CYPRUS: Ugly sisters and the Spanish Armada

3 mins read


You could be forgiven for thinking that the Spanish Armada had reinvented itself to invade the shores of Cyprus in search of untold Mediterranean riches with a mission to enslave the local population as Empire builders went to work.

That’s the thing with bully’s, they will deliberately pick on weedy and vulnerable targets knowing they can steal your belongings without much fuss or fanfare.

This being Cyprus, and several centuries since the Spanish fleet was sunk by the English, the enemy at our shores was a Turkish drillship, survey vessel and frigate splashing around in the island’s EEZ.

As Ankara is a great believer in gunboat diplomacy, especially against small islands that don’t have a navy or an air force, it bravely strode into Cyprus territory knowing the only defence it could muster would be a few protest letters.

This is the psychology of a regional bully who knows that running roughshod over international law has no consequences against the defenceless.  

It can flex its muscle and say what it likes, laying claim to the whole region as it neither recognises the Republic of Cyprus nor the right of Greek islands to have a maritime border.

Even if Turkey doesn’t want to drill for gas off Cyprus, all it has to do is pretend that it wants to, knowing it will create panic in Nicosia and cause tension-raising instability ensuring second thoughts among those supporting the Cypriot government’s energy quest.

Erdogan is content to shut out the noise coming from Washington and Brussels about Turkey’s “unacceptable behaviour” because the archetypal strongman of the East Med is making up the rules as he goes along.

He is unpredictable and belligerent for the simple reason that he can be, in the knowledge that nobody is going to stand up to Turkey to defend tiny Cyprus on a matter of principle.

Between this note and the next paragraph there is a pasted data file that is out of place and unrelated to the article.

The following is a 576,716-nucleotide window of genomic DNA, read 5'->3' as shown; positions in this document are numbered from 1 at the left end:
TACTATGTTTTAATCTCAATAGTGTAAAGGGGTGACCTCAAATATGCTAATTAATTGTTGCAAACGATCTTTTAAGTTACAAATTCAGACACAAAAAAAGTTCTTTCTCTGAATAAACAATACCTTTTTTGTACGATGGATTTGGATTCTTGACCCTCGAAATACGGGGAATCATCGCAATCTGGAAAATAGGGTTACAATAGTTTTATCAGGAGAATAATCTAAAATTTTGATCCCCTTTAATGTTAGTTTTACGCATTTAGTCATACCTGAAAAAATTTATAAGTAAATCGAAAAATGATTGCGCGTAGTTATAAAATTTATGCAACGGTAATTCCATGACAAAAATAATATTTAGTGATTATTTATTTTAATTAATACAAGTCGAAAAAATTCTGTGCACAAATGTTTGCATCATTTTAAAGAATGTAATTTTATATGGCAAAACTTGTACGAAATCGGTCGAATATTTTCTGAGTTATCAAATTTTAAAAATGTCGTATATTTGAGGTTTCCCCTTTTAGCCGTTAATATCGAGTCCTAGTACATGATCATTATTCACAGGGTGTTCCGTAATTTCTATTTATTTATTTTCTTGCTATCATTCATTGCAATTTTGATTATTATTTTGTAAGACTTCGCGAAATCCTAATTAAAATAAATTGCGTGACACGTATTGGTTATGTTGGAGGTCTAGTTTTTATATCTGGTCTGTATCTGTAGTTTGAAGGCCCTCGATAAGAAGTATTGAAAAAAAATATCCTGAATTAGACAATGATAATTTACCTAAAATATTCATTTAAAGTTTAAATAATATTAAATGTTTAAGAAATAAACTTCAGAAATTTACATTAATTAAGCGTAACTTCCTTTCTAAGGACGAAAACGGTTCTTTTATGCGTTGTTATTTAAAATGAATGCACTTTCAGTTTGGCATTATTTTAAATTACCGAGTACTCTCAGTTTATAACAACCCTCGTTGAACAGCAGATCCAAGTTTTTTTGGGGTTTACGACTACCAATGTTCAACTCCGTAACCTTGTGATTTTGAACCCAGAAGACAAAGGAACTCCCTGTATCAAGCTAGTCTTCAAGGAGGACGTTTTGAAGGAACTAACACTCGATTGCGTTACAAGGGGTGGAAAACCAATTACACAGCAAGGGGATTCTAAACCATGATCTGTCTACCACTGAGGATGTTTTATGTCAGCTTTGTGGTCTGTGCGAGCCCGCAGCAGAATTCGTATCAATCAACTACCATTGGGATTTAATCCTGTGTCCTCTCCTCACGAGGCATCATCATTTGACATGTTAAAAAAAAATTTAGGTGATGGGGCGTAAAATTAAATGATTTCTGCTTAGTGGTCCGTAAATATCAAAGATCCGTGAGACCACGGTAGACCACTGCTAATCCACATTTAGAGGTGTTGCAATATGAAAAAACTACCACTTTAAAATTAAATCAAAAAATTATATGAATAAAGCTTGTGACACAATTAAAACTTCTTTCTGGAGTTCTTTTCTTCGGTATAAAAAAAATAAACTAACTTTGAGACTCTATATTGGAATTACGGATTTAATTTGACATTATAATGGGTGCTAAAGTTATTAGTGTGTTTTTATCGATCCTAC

Turkey’s move into Cyprus waters triggered a circus act in Nicosia where everyone jumped through political hoops to roundup international leaders who would condemn Ankara’s act of aggression.

The United States and European Union expressed deep concern over Turkey’s plans for offshore drilling operations in Cyprus’ exclusive economic zone.

EU leaders in Romania told Turkey to respect EU member state Cyprus – which is nice to hear but a bit rich as Brussels doesn’t seem too bothered that Turkey does not recognize the Republic and has no normal diplomatic relations with Nicosia.

Of course, there are European elections coming up and the bloc must behave as one big unified family that treats each member equally which, naturally, extends to any outside threats.

Once the dust settles, Cyprus will start finding out who its friends are, most of them will be standing at the back of the class trying not to be noticed.

Certainly, those that have a say in regional wealth and security such as Washington and the Israelis will offer some sense of protection for Cyprus, but will these countries stand up and be counted when the going gets tough.

Turkey has been urged to show restraint, respect international law and the sovereign rights of Cyprus. Well, why should it?

It doesn’t view Cyprus as a proper country, while it regularly violates the airspace and territorial waters of another EU country it does recognize — Greece.

Erdogan said he expects NATO to support Turkey’s rights in the Mediterranean, while Ankara brushed aside condemnation and the threat of sanctions, saying it will continue to do as it pleased in Cyprus.

Turkey argues it is protecting the rights of the Turkish Cypriots as they are being denied a share of the island’s energy wealth.

True or not, this is a pretext for Ankara to control the region and stake a claim in the energy bonanza that the East Med has the potential to realise.

It’s the smell of money that has Turkey sniffing around the island, this is also the motivator driving Israel, the US, Egypt and the EU to stick their weight behind Cyprus.

The Cyprus government purposely pursued a vigorous energy exploration and exploitation policy to make itself noticed in regional political alliances and decision-making centres.

Gas-rich Cyprus would have a voice in maybe charting its own destiny rather than being pushed around like the ugly sister at the school disco.

Nevertheless, this calculated risk of getting involved in East Med politics could eventually see it become a spare tyre in a much larger end game where old foes and new friends seek to settle scores in a bid to strike it rich.

This is not the Eurovision where no matter how bad the song, there is always the next time, playing with the big boys and calling Turkey’s bluff doesn’t always end well.

Especially with Erdogan trying to fix things at home, what better than to make positive headlines at the expense of Cyprus.